Leadership styles of the most successful managers
Like anything people-related, management is emotional, unscientific, and highly subjective. Becoming a successful manager is something that takes trial and error. But there’s so much pressure to perform off the bat. We tend to emulate top leaders and managers in hopes of “copying” and learning from their success. There’s nothing wrong with learning from the best, but all teams and managers are different. Without knowing the basics of leadership styles and when and how to apply them, it’s difficult to get a grasp on something so arbitrary. Cultivating your own combination of styles will help you quickly become an effective leader and manager.
It’s important to remember:
- Copying others won’t make you an authentically great leader
- Your weaknesses can become your team’s strengths
- Strategically utilise different leadership styles for each situation
Here are three common leadership styles and how to use them to best manage your team:
1. Autocratic Leadership:
You act as an autocratic leader when you individually make all the decisions and only turn to your team to implement them. There’s very little consulting or collaboration on an issue from others. It’s a leadership style typically seen in more bureaucratic and highly structured organizations – where, honestly, it can work well. Wal-Mart’s Sam Walton and Oracle’s Larry Ellison saw it as the best way to streamline processes. However, there are some big downfalls to only using this style of leadership. Without a collaborative relationship with team members, problem solving and innovation will never be your team’s strong point. However, for times of crisis when your team may be driven by fear, an autocratic stance can be beneficial. Avoid using this style of leadership apart from in times of uncertainty.
2. Laissez-faire Leadership:
The exact opposite of the autocratic leadership style, laissez-faire allows your team full control. A lot of the time, this is characteristic of fast-paced and close-knit environments like startups. Studies have shown that giving autonomy to employees for a long time in has a positive effect on productivity and employee happiness. But be careful to recognize if you’re relying on this style too often. Your team can feel like there is little direction or feedback, that they would normally expect from a leader. This type of leadership is best used when really creative work is necessary to solve problems or generate innovative ideas. Paul Allen of Microsoft was famous for using this leadership style to challenge his team and come up with new ideas. It’s also best to take this approach to menial work so employees feel more in control to be productive themselves.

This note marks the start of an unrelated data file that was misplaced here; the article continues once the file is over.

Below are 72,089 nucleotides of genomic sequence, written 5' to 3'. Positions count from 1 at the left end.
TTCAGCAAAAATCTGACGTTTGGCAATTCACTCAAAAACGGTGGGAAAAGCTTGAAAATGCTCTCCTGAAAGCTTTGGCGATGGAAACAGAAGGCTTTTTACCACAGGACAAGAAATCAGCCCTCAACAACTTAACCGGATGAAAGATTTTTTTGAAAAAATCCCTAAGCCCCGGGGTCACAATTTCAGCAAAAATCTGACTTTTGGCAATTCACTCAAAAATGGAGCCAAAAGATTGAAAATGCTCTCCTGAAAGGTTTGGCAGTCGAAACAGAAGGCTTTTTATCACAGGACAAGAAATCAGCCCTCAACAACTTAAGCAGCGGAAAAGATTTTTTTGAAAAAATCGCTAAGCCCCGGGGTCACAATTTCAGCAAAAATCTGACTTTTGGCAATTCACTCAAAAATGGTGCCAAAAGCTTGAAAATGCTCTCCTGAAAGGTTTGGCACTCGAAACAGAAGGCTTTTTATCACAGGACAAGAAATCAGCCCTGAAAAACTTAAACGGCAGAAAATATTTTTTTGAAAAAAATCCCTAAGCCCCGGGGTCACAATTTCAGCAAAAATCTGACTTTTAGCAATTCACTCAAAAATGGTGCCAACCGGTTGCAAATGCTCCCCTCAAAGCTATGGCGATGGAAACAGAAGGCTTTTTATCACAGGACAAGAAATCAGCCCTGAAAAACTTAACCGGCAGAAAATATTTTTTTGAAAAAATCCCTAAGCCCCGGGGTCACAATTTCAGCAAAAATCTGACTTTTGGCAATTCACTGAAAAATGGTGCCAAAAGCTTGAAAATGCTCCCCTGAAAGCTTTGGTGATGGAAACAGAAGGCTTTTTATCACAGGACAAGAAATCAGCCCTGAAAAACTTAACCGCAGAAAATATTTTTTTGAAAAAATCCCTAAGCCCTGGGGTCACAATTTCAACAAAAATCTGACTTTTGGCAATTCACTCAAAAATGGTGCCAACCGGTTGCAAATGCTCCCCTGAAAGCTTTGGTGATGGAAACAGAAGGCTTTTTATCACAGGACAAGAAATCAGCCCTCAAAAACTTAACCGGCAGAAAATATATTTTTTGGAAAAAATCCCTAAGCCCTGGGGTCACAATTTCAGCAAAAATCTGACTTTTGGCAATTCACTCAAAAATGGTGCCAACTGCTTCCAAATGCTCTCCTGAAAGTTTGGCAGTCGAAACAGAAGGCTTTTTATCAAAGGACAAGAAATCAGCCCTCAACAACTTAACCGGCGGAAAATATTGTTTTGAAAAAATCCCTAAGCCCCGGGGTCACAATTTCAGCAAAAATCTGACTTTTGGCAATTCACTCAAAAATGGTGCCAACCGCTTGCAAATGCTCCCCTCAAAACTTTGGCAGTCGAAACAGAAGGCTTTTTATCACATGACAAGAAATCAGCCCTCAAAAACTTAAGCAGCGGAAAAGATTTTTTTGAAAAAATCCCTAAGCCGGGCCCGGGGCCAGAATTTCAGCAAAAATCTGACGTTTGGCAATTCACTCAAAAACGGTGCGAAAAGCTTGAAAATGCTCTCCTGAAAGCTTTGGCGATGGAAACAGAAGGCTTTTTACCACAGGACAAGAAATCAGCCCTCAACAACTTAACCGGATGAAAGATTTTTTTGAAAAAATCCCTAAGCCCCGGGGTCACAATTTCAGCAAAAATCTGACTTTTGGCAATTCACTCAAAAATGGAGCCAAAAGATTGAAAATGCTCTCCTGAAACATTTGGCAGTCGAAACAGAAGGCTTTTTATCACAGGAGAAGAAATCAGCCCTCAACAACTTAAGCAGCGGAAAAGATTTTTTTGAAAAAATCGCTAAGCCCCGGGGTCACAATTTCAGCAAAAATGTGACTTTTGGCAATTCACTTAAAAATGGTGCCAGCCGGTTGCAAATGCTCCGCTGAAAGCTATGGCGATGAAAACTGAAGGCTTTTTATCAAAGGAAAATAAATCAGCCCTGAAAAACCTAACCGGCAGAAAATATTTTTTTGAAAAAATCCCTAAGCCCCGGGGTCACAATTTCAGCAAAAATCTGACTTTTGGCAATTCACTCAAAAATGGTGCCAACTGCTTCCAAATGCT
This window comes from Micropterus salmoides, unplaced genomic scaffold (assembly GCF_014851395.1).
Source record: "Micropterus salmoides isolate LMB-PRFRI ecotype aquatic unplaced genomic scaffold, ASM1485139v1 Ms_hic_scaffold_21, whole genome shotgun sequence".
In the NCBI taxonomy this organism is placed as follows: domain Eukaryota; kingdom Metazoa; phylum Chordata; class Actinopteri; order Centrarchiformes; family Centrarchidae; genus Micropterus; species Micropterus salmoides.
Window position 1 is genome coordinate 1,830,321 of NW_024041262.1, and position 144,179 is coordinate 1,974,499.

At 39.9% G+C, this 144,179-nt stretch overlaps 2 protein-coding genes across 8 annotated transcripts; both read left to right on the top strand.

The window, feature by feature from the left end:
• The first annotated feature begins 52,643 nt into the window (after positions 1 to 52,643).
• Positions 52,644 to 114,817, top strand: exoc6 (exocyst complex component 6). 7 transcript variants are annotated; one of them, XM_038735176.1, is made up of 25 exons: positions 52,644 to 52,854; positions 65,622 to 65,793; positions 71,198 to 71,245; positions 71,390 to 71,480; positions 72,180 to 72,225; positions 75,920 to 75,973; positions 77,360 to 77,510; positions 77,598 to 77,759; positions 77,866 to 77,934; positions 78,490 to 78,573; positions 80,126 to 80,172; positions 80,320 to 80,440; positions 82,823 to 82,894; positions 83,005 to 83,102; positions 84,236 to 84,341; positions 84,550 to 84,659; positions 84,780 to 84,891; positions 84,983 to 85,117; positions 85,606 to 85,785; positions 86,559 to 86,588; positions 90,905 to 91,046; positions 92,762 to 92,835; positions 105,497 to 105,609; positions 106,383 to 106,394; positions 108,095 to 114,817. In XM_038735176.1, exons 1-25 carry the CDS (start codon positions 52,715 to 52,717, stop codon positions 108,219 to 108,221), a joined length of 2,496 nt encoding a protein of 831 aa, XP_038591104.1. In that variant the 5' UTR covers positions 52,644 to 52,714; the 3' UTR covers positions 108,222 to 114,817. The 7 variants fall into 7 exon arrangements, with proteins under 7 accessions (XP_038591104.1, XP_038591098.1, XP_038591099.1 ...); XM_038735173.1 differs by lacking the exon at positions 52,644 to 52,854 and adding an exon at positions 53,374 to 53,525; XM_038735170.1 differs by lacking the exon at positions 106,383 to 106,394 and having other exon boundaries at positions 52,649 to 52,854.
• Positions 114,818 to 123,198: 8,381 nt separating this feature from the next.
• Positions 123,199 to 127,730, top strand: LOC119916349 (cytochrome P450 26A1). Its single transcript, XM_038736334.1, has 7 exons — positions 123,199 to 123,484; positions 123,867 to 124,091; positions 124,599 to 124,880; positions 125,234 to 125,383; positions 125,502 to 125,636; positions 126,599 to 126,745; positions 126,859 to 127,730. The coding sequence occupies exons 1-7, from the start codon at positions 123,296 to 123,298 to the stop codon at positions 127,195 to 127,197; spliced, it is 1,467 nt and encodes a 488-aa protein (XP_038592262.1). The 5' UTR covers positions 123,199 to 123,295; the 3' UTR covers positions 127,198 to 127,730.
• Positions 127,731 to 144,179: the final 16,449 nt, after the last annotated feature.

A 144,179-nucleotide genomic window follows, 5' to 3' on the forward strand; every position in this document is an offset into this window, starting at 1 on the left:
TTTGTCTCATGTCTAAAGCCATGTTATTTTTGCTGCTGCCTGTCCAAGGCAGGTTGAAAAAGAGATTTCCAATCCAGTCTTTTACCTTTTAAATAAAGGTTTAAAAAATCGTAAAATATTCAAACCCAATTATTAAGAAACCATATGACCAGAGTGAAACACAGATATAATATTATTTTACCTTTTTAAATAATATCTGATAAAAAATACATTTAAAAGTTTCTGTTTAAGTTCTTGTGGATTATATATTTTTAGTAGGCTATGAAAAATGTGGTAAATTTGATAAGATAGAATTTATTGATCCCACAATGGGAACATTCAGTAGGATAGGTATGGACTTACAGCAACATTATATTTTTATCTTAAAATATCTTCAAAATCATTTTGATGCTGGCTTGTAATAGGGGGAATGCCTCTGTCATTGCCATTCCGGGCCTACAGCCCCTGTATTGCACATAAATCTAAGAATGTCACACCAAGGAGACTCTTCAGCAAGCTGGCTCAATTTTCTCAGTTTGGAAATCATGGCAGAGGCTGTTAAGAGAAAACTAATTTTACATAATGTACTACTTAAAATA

3. Transformational Leadership:
This is somewhere in-between and is usually a style of leadership attributed to top CEOs and visionaries. Even if it makes for a good story, it still has its place, pros, and cons. A transformational leader is one who sets a vision, communicates it, and then delegates tasks to team members that work towards that vision. How they get it done is up to the team. A transformational leader is mainly a visionary rather than autocratic leader, but still provides more direction than a laissez-faire leader. Sounds perfect, right? However, there are still times throughout the rollercoaster journey of business that your team may require other leadership styles, with more or less direction, in order to be at their most productive for the task at hand.
A transformational leadership style best fits where many companies are trying to go now – perpetual change towards a vision. This is why it’s so popular. The most popular “token” transformational leader is Steve Jobs. It’s the best style to use as a base for how you approach your and your team’s work. But we don’t all have the same challenges, company cultures, and people. Learning to use other leadership styles when necessary to guide your team through different challenges is the only way to become an effective leader. These are just a few recognizable leadership styles. The key is to be objectively self-aware and know how to use your own style and others to truly lead your team.